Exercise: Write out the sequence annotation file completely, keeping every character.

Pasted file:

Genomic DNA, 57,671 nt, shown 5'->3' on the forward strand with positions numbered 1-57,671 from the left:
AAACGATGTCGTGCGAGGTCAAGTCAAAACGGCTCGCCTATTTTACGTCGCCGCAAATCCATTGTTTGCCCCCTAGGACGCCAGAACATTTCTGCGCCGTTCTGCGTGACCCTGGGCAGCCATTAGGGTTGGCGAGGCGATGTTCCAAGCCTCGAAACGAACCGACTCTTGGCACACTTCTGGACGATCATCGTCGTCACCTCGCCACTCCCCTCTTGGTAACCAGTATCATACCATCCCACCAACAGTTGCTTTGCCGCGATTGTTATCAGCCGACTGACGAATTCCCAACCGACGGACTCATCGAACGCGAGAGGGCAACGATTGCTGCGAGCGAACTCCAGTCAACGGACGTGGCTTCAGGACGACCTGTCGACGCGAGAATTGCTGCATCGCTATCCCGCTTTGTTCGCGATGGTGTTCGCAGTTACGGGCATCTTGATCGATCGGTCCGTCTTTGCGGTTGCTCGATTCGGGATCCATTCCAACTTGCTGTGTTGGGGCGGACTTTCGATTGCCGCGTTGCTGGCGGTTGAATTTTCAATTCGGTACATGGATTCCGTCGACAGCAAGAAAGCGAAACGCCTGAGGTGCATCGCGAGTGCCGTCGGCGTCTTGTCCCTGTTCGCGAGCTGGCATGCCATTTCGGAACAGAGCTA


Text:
Genomic DNA, 57,671 nt, shown 5'->3' on the forward strand with positions numbered 1-57,671 from the left:
AAACGATGTCGTGCGAGGTCAAGTCAAAACGGCTCGCCTATTTTACGTCGCCGCAAATCCATTGTTTGCCCCCTAGGACGCCAGAACATTTCTGCGCCGTTCTGCGTGACCCTGGGCAGCCATTAGGGTTGGCGAGGCGATGTTCCAAGCCTCGAAACGAACCGACTCTTGGCACACTTCTGGACGATCATCGTCGTCACCTCGCCACTCCCCTCTTGGTAACCAGTATCATACCATCCCACCAACAGTTGCTTTGCCGCGATTGTTATCAGCCGACTGACGAATTCCCAACCGACGGACTCATCGAACGCGAGAGGGCAACGATTGCTGCGAGCGAACTCCAGTCAACGGACGTGGCTTCAGGACGACCTGTCGACGCGAGAATTGCTGCATCGCTATCCCGCTTTGTTCGCGATGGTGTTCGCAGTTACGGGCATCTTGATCGATCGGTCCGTCTTTGCGGTTGCTCGATTCGGGATCCATTCCAACTTGCTGTGTTGGGGCGGACTTTCGATTGCCGCGTTGCTGGCGGTTGAATTTTCAATTCGGTACATGGATTCCGTCGACAGCAAGAAAGCGAAACGCCTGAGGTGCATCGCGAGTGCCGTCGGCGTCTTGTCCCTGTTCGCGAGCTGGCATGCCATTTCGGAACAGAGCTA